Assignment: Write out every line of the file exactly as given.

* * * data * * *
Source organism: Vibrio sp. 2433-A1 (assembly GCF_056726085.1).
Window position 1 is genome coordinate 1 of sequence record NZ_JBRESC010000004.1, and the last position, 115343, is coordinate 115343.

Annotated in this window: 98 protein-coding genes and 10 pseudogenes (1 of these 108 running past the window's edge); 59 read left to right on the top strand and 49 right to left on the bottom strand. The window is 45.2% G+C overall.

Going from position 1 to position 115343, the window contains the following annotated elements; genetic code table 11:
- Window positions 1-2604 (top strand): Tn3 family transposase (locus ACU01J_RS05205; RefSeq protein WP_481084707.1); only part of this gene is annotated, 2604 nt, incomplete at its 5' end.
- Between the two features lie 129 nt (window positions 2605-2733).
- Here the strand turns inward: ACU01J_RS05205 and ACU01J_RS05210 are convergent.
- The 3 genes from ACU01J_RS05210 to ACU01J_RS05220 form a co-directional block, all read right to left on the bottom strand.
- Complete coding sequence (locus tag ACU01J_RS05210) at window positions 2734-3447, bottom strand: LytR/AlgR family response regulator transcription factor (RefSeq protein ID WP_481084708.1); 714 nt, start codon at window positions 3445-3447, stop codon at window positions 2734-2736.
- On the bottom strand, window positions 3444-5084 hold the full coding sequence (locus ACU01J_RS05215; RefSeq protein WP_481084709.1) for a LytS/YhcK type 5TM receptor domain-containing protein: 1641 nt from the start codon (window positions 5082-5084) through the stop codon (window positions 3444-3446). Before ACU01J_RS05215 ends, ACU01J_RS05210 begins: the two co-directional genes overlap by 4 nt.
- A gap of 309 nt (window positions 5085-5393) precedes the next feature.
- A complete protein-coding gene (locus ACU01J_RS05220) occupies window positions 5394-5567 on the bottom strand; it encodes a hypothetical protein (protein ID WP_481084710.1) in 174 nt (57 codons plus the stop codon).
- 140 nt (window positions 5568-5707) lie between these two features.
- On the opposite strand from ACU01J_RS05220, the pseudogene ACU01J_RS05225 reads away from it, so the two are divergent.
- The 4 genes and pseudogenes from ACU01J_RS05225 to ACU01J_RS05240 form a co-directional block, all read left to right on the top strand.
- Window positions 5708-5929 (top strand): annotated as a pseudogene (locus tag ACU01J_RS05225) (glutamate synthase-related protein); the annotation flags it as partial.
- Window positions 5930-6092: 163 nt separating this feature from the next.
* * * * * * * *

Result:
Source organism: Vibrio sp. 2433-A1 (assembly GCF_056726085.1).
Window position 1 is genome coordinate 1 of sequence record NZ_JBRESC010000004.1, and the last position, 115343, is coordinate 115343.

Annotated in this window: 98 protein-coding genes and 10 pseudogenes (1 of these 108 running past the window's edge); 59 read left to right on the top strand and 49 right to left on the bottom strand. The window is 45.2% G+C overall.

Going from position 1 to position 115343, the window contains the following annotated elements; genetic code table 11:
- Window positions 1-2604 (top strand): Tn3 family transposase (locus ACU01J_RS05205; RefSeq protein WP_481084707.1); only part of this gene is annotated, 2604 nt, incomplete at its 5' end.
- Between the two features lie 129 nt (window positions 2605-2733).
- Here the strand turns inward: ACU01J_RS05205 and ACU01J_RS05210 are convergent.
- The 3 genes from ACU01J_RS05210 to ACU01J_RS05220 form a co-directional block, all read right to left on the bottom strand.
- Complete coding sequence (locus tag ACU01J_RS05210) at window positions 2734-3447, bottom strand: LytR/AlgR family response regulator transcription factor (RefSeq protein ID WP_481084708.1); 714 nt, start codon at window positions 3445-3447, stop codon at window positions 2734-2736.
- On the bottom strand, window positions 3444-5084 hold the full coding sequence (locus ACU01J_RS05215; RefSeq protein WP_481084709.1) for a LytS/YhcK type 5TM receptor domain-containing protein: 1641 nt from the start codon (window positions 5082-5084) through the stop codon (window positions 3444-3446). Before ACU01J_RS05215 ends, ACU01J_RS05210 begins: the two co-directional genes overlap by 4 nt.
- A gap of 309 nt (window positions 5085-5393) precedes the next feature.
- A complete protein-coding gene (locus ACU01J_RS05220) occupies window positions 5394-5567 on the bottom strand; it encodes a hypothetical protein (protein ID WP_481084710.1) in 174 nt (57 codons plus the stop codon).
- 140 nt (window positions 5568-5707) lie between these two features.
- On the opposite strand from ACU01J_RS05220, the pseudogene ACU01J_RS05225 reads away from it, so the two are divergent.
- The 4 genes and pseudogenes from ACU01J_RS05225 to ACU01J_RS05240 form a co-directional block, all read left to right on the top strand.
- Window positions 5708-5929 (top strand): annotated as a pseudogene (locus tag ACU01J_RS05225) (glutamate synthase-related protein); the annotation flags it as partial.
- Window positions 5930-6092: 163 nt separating this feature from the next.